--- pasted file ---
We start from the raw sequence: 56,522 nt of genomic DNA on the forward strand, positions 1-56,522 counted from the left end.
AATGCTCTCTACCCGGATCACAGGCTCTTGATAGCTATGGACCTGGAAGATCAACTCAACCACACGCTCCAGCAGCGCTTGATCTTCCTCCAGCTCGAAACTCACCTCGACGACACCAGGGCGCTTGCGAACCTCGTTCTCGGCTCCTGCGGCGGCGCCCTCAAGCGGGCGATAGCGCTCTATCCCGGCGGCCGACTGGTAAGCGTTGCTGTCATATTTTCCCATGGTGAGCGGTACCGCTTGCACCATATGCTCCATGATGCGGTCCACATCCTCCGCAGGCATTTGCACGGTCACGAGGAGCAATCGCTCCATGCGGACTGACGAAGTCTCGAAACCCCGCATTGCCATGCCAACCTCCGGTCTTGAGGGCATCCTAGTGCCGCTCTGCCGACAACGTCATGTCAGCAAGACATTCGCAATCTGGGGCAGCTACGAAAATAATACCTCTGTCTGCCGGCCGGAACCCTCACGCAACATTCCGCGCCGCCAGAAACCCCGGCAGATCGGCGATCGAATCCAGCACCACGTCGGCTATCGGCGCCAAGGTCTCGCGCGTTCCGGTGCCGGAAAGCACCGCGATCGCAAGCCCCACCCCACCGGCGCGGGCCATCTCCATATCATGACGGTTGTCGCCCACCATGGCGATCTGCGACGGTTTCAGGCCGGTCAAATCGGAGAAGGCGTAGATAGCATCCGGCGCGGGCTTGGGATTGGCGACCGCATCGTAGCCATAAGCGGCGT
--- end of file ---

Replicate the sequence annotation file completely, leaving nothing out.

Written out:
We start from the raw sequence: 56,522 nt of genomic DNA on the forward strand, positions 1-56,522 counted from the left end.
AATGCTCTCTACCCGGATCACAGGCTCTTGATAGCTATGGACCTGGAAGATCAACTCAACCACACGCTCCAGCAGCGCTTGATCTTCCTCCAGCTCGAAACTCACCTCGACGACACCAGGGCGCTTGCGAACCTCGTTCTCGGCTCCTGCGGCGGCGCCCTCAAGCGGGCGATAGCGCTCTATCCCGGCGGCCGACTGGTAAGCGTTGCTGTCATATTTTCCCATGGTGAGCGGTACCGCTTGCACCATATGCTCCATGATGCGGTCCACATCCTCCGCAGGCATTTGCACGGTCACGAGGAGCAATCGCTCCATGCGGACTGACGAAGTCTCGAAACCCCGCATTGCCATGCCAACCTCCGGTCTTGAGGGCATCCTAGTGCCGCTCTGCCGACAACGTCATGTCAGCAAGACATTCGCAATCTGGGGCAGCTACGAAAATAATACCTCTGTCTGCCGGCCGGAACCCTCACGCAACATTCCGCGCCGCCAGAAACCCCGGCAGATCGGCGATCGAATCCAGCACCACGTCGGCTATCGGCGCCAAGGTCTCGCGCGTTCCGGTGCCGGAAAGCACCGCGATCGCAAGCCCCACCCCACCGGCGCGGGCCATCTCCATATCATGACGGTTGTCGCCCACCATGGCGATCTGCGACGGTTTCAGGCCGGTCAAATCGGAGAAGGCGTAGATAGCATCCGGCGCGGGCTTGGGATTGGCGACCGCATCGTAGCCATAAGCGGCGT